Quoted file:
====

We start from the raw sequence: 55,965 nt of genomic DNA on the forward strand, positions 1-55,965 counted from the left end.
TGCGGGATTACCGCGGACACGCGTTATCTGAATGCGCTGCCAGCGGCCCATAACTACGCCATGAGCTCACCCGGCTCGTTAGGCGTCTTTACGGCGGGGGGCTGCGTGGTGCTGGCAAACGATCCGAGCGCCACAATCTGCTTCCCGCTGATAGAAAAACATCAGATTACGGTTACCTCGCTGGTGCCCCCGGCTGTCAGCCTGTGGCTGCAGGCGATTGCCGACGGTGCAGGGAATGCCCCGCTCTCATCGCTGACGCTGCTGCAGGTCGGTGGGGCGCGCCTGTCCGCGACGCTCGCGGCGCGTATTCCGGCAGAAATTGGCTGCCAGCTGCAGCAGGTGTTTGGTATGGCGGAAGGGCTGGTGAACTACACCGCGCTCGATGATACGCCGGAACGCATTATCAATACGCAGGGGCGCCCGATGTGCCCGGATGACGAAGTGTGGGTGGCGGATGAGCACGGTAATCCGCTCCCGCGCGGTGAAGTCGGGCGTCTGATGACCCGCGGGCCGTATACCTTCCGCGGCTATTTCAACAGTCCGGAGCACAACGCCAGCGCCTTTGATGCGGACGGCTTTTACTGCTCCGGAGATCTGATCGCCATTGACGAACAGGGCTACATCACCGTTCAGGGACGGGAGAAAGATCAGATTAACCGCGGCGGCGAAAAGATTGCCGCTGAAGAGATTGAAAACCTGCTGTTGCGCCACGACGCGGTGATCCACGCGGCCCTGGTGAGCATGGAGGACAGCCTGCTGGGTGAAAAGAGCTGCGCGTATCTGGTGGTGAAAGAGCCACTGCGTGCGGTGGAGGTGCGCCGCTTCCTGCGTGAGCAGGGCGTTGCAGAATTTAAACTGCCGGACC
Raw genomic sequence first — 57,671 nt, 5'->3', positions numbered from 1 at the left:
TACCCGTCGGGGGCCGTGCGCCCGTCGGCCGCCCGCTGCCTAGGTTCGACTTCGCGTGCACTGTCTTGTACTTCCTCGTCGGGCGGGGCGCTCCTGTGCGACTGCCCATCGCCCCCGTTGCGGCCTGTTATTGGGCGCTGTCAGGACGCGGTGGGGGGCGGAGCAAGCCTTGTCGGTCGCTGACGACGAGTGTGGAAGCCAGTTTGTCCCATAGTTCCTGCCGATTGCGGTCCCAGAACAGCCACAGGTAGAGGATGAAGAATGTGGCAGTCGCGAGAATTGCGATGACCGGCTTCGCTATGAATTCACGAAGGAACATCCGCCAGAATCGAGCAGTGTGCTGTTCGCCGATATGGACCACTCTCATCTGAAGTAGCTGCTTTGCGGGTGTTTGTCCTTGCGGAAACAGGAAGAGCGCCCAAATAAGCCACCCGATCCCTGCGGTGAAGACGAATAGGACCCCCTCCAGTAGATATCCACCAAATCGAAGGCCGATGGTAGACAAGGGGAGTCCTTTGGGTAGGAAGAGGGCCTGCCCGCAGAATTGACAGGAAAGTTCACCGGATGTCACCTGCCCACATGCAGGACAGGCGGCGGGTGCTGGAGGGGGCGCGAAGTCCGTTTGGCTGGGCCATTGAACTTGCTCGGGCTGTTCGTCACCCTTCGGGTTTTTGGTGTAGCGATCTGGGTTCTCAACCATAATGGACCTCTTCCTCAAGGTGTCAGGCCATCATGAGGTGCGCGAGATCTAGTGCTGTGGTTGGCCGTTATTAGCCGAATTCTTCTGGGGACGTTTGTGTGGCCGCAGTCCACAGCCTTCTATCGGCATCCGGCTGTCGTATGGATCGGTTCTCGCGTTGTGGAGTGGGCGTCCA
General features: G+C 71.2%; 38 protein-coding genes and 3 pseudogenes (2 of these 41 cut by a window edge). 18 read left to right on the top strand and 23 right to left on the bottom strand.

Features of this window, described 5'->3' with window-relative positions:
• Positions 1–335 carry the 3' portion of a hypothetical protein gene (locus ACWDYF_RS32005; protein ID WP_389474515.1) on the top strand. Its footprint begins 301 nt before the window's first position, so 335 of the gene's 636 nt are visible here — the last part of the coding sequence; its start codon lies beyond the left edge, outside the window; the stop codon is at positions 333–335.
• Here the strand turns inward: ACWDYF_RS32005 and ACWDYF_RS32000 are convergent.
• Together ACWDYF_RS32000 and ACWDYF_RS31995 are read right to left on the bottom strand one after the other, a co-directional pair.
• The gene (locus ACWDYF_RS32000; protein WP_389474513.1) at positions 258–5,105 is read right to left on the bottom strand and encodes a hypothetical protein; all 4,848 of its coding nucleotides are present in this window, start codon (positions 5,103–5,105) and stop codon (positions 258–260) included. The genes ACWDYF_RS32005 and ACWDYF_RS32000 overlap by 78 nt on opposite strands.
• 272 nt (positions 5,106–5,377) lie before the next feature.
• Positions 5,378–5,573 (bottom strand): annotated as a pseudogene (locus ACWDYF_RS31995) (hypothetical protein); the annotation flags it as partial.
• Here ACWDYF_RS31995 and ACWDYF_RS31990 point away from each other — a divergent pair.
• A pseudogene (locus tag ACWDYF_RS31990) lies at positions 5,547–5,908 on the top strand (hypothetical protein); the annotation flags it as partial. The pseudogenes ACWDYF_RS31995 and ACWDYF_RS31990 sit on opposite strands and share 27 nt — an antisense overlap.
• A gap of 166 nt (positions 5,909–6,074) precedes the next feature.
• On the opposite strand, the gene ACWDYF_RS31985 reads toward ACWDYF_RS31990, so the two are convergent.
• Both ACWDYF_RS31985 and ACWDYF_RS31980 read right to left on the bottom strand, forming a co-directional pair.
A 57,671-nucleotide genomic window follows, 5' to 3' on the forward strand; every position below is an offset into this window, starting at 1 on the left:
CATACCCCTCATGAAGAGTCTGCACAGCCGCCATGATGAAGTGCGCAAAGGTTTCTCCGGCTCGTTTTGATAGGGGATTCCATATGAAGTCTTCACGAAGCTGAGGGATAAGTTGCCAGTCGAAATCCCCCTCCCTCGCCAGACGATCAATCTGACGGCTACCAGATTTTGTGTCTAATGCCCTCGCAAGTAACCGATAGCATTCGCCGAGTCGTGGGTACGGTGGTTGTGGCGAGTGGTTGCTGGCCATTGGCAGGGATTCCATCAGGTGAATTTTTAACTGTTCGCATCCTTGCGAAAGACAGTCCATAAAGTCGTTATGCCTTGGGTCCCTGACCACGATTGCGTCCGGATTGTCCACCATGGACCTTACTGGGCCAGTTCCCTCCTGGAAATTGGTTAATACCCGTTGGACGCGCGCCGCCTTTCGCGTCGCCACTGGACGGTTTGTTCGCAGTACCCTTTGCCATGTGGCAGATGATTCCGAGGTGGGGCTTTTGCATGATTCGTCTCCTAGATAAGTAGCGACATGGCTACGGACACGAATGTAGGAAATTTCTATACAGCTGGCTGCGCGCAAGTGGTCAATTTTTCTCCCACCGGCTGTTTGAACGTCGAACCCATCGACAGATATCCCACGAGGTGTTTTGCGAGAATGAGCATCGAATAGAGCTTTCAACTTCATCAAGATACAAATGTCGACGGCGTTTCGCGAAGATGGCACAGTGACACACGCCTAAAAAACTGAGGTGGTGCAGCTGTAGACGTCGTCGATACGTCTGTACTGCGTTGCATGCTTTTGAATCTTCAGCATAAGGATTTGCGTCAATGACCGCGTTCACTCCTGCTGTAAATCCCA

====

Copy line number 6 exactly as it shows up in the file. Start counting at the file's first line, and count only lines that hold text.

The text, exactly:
Features of this window, described 5'->3' with window-relative positions: